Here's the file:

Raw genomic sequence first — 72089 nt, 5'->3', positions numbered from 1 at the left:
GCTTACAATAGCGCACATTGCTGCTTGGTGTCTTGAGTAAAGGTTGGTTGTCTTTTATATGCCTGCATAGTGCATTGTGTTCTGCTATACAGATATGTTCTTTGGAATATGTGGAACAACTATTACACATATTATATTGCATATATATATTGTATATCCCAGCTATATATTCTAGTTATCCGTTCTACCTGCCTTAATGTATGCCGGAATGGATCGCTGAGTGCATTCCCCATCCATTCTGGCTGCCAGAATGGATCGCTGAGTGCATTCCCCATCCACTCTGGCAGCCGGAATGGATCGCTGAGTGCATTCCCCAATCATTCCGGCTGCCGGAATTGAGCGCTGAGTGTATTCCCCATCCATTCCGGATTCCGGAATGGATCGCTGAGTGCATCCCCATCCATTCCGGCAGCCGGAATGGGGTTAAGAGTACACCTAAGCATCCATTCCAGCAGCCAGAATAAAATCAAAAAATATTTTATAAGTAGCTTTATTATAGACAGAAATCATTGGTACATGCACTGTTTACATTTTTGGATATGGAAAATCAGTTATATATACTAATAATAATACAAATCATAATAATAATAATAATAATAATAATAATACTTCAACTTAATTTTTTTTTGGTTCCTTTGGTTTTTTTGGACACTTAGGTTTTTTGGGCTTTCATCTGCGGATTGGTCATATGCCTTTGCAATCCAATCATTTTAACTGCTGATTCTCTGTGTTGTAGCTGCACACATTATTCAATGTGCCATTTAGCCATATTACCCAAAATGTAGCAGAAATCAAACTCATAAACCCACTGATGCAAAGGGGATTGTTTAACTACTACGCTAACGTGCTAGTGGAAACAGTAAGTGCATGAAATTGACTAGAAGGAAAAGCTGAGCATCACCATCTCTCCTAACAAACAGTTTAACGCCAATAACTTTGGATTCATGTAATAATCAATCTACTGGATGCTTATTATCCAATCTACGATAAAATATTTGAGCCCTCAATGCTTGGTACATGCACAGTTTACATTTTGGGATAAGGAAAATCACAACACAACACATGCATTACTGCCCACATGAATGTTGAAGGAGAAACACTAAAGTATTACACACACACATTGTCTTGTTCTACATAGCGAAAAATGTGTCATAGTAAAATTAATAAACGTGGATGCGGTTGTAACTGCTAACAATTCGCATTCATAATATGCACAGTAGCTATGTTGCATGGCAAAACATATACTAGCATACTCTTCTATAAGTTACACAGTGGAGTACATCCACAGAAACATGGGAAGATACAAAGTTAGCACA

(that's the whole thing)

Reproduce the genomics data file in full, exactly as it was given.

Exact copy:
Raw genomic sequence first — 72089 nt, 5'->3', positions numbered from 1 at the left:
GCTTACAATAGCGCACATTGCTGCTTGGTGTCTTGAGTAAAGGTTGGTTGTCTTTTATATGCCTGCATAGTGCATTGTGTTCTGCTATACAGATATGTTCTTTGGAATATGTGGAACAACTATTACACATATTATATTGCATATATATATTGTATATCCCAGCTATATATTCTAGTTATCCGTTCTACCTGCCTTAATGTATGCCGGAATGGATCGCTGAGTGCATTCCCCATCCATTCTGGCTGCCAGAATGGATCGCTGAGTGCATTCCCCATCCACTCTGGCAGCCGGAATGGATCGCTGAGTGCATTCCCCAATCATTCCGGCTGCCGGAATTGAGCGCTGAGTGTATTCCCCATCCATTCCGGATTCCGGAATGGATCGCTGAGTGCATCCCCATCCATTCCGGCAGCCGGAATGGGGTTAAGAGTACACCTAAGCATCCATTCCAGCAGCCAGAATAAAATCAAAAAATATTTTATAAGTAGCTTTATTATAGACAGAAATCATTGGTACATGCACTGTTTACATTTTTGGATATGGAAAATCAGTTATATATACTAATAATAATACAAATCATAATAATAATAATAATAATAATAATAATACTTCAACTTAATTTTTTTTTGGTTCCTTTGGTTTTTTTGGACACTTAGGTTTTTTGGGCTTTCATCTGCGGATTGGTCATATGCCTTTGCAATCCAATCATTTTAACTGCTGATTCTCTGTGTTGTAGCTGCACACATTATTCAATGTGCCATTTAGCCATATTACCCAAAATGTAGCAGAAATCAAACTCATAAACCCACTGATGCAAAGGGGATTGTTTAACTACTACGCTAACGTGCTAGTGGAAACAGTAAGTGCATGAAATTGACTAGAAGGAAAAGCTGAGCATCACCATCTCTCCTAACAAACAGTTTAACGCCAATAACTTTGGATTCATGTAATAATCAATCTACTGGATGCTTATTATCCAATCTACGATAAAATATTTGAGCCCTCAATGCTTGGTACATGCACAGTTTACATTTTGGGATAAGGAAAATCACAACACAACACATGCATTACTGCCCACATGAATGTTGAAGGAGAAACACTAAAGTATTACACACACACATTGTCTTGTTCTACATAGCGAAAAATGTGTCATAGTAAAATTAATAAACGTGGATGCGGTTGTAACTGCTAACAATTCGCATTCATAATATGCACAGTAGCTATGTTGCATGGCAAAACATATACTAGCATACTCTTCTATAAGTTACACAGTGGAGTACATCCACAGAAACATGGGAAGATACAAAGTTAGCACA